One, then some: How to count like a bee
If you were a honeybee, how would you choose where to find flowers? Imagine your first flight out of the hive searching for food. What would you do if you saw flower patches with one flower, or three, or twelve, or twenty?
Our new study, published in the Journal of Experimental Biology, tested honeybees on exactly this question. We wanted to understand how honeybees choose where to forage in environments like greenhouses where our food is pollinated, in local parks, or in our own backyards.
We found the bees could tell the difference between groups of one vs. four flowers—but not between, say, four vs. five. Basically, they couldn't differentiate between groups of two or more flowers.
A mathematical matter of life and death
The ability to tell the difference between two quantities can mean life or death for an animal. "Quantity discrimination" can be vital for survival in tasks including:
- resource comparison: choosing a larger quantity of food
- aggressive interactions: choosing to avoid conflicts with larger groups of individuals, and
- avoiding predators: choosing to stay with a larger group of animals of the same species to reduce your chance of being eaten.
We are gaining a better understanding of quantity discrimination across the animal kingdom. Primates and other mammals, amphibians, reptiles, birds and fish all display some form of quantity discrimination in day-to-day tasks. For example, fish use quantity discrimination to stay in larger groups to reduce the chance of being eaten by a predator.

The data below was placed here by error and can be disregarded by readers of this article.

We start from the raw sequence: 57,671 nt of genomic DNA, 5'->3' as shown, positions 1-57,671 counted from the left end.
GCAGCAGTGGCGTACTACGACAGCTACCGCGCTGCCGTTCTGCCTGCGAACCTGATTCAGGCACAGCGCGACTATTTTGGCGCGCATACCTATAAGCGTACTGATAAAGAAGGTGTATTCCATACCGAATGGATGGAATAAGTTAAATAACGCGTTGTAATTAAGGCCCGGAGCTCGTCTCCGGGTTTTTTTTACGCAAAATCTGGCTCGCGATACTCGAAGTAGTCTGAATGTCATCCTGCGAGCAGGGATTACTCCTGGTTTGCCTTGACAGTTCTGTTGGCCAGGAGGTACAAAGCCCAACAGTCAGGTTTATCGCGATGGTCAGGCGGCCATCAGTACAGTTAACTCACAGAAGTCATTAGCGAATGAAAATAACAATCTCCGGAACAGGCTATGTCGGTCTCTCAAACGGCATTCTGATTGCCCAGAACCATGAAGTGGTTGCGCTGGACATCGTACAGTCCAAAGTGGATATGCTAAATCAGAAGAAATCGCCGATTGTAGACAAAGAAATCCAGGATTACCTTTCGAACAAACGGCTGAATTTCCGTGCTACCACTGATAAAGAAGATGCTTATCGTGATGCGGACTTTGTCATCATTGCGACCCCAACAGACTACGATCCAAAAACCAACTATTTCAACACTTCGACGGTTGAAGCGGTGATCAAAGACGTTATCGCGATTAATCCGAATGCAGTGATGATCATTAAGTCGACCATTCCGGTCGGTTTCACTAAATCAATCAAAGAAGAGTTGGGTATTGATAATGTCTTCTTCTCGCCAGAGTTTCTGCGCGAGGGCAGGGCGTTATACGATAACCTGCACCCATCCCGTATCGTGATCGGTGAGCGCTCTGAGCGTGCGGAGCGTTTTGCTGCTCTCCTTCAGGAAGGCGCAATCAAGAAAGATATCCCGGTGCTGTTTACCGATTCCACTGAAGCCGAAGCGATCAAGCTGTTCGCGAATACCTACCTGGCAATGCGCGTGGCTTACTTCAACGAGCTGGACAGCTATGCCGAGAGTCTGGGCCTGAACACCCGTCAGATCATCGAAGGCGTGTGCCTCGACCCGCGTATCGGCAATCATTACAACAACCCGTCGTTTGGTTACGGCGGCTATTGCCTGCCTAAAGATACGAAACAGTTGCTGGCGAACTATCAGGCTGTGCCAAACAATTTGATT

However, little is known about spontaneous number choices by insects.
How do bees choose where to forage?
Honeybees typically visit around 150 individual flowers per flight from the hive to collect resources such as nectar or pollen. For a honeybee, a high quantity of flowers in a single area would mean less energy exertion than having to fly to many flower patches with less flowers.
Using different numbers of artificial flowers, we wanted to test whether individual honeybees could discriminate between a range of quantities, and how they might determine the quality of a flower patch.
Our honeybees were shown pairs of flower quantities ranging from easier number comparisons (such as one flower vs 12 flowers) to more challenging scenarios (such as four flowers vs five flowers).
Interestingly, despite previous findings that trained honeybees can discriminate between challenging quantities and can also learn to add and subtract, the bees performed poorly in our spontaneous number task.
We found they were only able to discriminate between one vs 3, one vs 4, and one vs 12 flowers—wherein they preferred the larger quantity. When one flower was an option they succeeded, but confused any comparisons between groups of two flowers or more.
This result suggests flower patch choice based on numerical-type cues is difficult for honeybees. And this has implications for how flower displays are interpreted.
With today being World Bee Day, why not take the opportunity to discover what bees are doing in gardens near you. Chances are they're going to any flower patch with more than one flower, rather than paying much attention to absolute numbers.